Concerned Citizens Talk US-Iran Conflict
The latest escalation in the conflict comes after an airstrike authorized by President Trump killed Qasem Soleimani.
FARGO, N.D. – Missiles landed at two U.S. bases in Iraq late Tuesday evening. Another escalation in a series of back and forth attacks between the U.S. and Iran.
“My first priority, as i’m sure is everybody’s, are the lives of American’s in Iraq, Iran, and the Middle East. Thankfully there were no casualties among Americans or our allies, and now I think we need to figure out a way of deescalating this situation” said Minnesota Sen. Tina Smith.
The latest escalation comes after an airstrike authorized by President Trump killed Qasem Soleimani, the general of the Quds Force, Iran’s intelligence agency.
“A lot of media outlets we’re saying ‘Oh he has a huge following, his people love him, and America shouldn’t have killed this figure’, but if you really look back at his track record, it’s not pretty” said Kawar Farok, a Kurdish activist in the Fargo-Moorhead area.
Soleimani is responsible for the deaths of 2,000 protesters and indirectly responsible for the deaths of 500,000 civilians in the Syrian conflict. He was personally sanctioned by the UN for these actions.
American forces in Iraq are now facing consequences because of the air strike, with Iraq’s parliament voting to remove all forces from the country.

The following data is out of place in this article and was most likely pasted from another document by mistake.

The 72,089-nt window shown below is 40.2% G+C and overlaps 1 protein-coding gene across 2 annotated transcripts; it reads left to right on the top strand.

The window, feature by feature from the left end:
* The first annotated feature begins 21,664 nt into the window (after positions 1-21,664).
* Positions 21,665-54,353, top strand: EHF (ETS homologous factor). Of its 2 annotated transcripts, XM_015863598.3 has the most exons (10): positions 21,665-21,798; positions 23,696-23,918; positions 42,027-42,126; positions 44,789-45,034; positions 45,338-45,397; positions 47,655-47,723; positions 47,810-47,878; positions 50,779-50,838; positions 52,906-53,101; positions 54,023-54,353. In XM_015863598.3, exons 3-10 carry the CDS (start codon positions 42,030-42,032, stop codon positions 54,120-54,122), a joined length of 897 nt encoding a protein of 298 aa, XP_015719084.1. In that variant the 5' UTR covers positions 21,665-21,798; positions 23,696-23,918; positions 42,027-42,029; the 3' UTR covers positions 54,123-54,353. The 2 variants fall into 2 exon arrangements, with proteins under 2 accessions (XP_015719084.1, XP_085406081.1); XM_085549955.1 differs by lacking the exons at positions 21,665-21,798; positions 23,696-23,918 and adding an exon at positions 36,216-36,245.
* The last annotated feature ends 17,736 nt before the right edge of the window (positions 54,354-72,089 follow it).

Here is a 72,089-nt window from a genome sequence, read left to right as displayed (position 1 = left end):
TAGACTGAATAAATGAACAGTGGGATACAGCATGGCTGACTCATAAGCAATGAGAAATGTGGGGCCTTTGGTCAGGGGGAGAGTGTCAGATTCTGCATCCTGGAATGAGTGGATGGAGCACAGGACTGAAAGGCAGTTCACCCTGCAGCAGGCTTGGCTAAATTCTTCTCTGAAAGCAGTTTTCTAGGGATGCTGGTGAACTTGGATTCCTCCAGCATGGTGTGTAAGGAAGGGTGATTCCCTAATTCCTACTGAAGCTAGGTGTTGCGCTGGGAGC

Alexander Fetner was born in 2001. For his entire life, America has been in a perpetual state of war.
“No one here in this country wants to go fight another war in Iraq or Afghanistan or anything like that” said Alexander.
That line of thinking seems to be common among young people in the region.
“I don’t want us to put our noses where we don’t need to, just kind of keep the peace a little bit I think we need to stay deescalated unless they launch something personal towards us, like if they strike on American soil” said Joe Huovinen.
“A big sign of maturity would be to practice restraint. It would be a big sign of maturity if nothing happens from here on out” said Kawar.
People in the region appreciate the restraint shown so far, and think it should continue.
“I think we should go strictly for defensive action. It’s not in our best interest to provoke the hornets nest” said Alexander.
The region isn’t itching for a war, but only time will tell if this series of back and forth escalations will drag us into one.